Located on the Ashley River in South Carolina, Magnolia Plantation and Gardens is a museum and garden and is one of the oldest in the Southern United States. The plantation dates back to 1676 and was reconstructed after being damaged during the American Civil War. Thomas and Ann Drayton built a house and garden on the site in 1676 and the family still controls the estate today.
Originally, Magnolia was used as a rice plantation, with slaves from Africa brought in to do all the work. The language, ‘Gullah’, comes from the mixture of their original African tongues, with a bit of American-English thrown in. The language is very much still alive in this part of the US.
Present Day Magnolia:
The Magnolia Plantation and Mansion House is now operated as a tourist attraction and charge a reasonable entrance fee. Some of the elements of the estate have been restored, including the plantation house, which was torched during the American Civil War.
Aside from the glorious mansion house, there are many other attractions within the boundaries of the estate. These include the plantation gardens; camellia collection, wildlife refuge, a fabulous wooden tower that provides views out across the river, a tropical garden, biblical garden, and a maze, amongst others. There is also the lovely outdoor Peacock Café for snacks and drinks under the beautiful shade of gorgeous live oak trees.
|The perfect spot for enjoying a mint julep on a sunny day|
Magnolia does have the title of the oldest public gardens in the US and has also been named as one of America’s most beautiful gardens. Given the sheer size of the country, that’s not a bad shout. I haven’t been in all the other gardens in America, so I can’t really comment. It is gorgeous, though.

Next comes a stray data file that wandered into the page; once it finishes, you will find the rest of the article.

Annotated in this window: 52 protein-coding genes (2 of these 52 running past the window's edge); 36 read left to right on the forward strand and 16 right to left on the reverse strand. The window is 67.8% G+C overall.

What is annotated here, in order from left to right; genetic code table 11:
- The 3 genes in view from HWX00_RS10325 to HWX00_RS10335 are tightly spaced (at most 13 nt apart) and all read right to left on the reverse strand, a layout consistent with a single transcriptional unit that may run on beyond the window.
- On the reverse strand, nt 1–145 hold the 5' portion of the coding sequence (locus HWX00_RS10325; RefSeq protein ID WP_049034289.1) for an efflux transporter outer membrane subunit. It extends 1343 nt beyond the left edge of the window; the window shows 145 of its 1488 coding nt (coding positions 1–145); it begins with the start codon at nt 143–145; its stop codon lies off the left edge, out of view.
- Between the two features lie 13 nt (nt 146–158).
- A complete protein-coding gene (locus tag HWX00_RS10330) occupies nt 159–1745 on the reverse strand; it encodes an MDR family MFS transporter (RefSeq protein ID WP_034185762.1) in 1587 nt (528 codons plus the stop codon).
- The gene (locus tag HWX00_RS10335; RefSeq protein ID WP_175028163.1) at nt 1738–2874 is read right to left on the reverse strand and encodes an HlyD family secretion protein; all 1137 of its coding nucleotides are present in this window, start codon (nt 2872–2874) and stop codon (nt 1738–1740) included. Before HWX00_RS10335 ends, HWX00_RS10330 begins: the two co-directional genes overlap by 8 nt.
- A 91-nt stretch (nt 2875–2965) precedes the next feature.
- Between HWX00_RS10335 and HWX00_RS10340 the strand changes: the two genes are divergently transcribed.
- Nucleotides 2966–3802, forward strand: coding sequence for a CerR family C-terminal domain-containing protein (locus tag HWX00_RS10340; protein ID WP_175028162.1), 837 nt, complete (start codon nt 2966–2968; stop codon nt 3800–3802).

|bridge over not so troubled waters|
|such a pretty setting|
Apart from having a good old wander around the gardens enjoying the views, you can pay an additional fee to participate in the Slavery to Freedom Tour. You can hop a shuttle bus to the slave huts and learn more about the history of the plantation, as well as showing a film of the history of African-American culture.
The Nature Train will, if you’re lazy or short on time, whizz you around the gardens and show you things you may not otherwise have the opportunity to check out. The Rice Field Boat Tour will also whisk you away, but this time down the Ashley River for an hour of sightseeing and panicking about the size of the local gators. Obviously, you can also take a tour of the mansion house and swan around pretending you’re Scarlett O’Hara for 45 minutes. That’s what I did, anyway.
Although these attractions are all charged for (in addition to the basic plantation admission fee), entry to the Zoo is free of charge, so it’d be rude not to go say hello to the animals. You can also feed and pet them. I love a good cuddle with anything that’s cute and doesn’t like the taste of human flesh, so it was heaven for me.
Magnolia’s entry free is $15 for adults and, even without adding on the extra tours, there’s plenty to see and do if you’re on a tighter budget.
Have you visited Magnolia? What was your favourite part of the experience?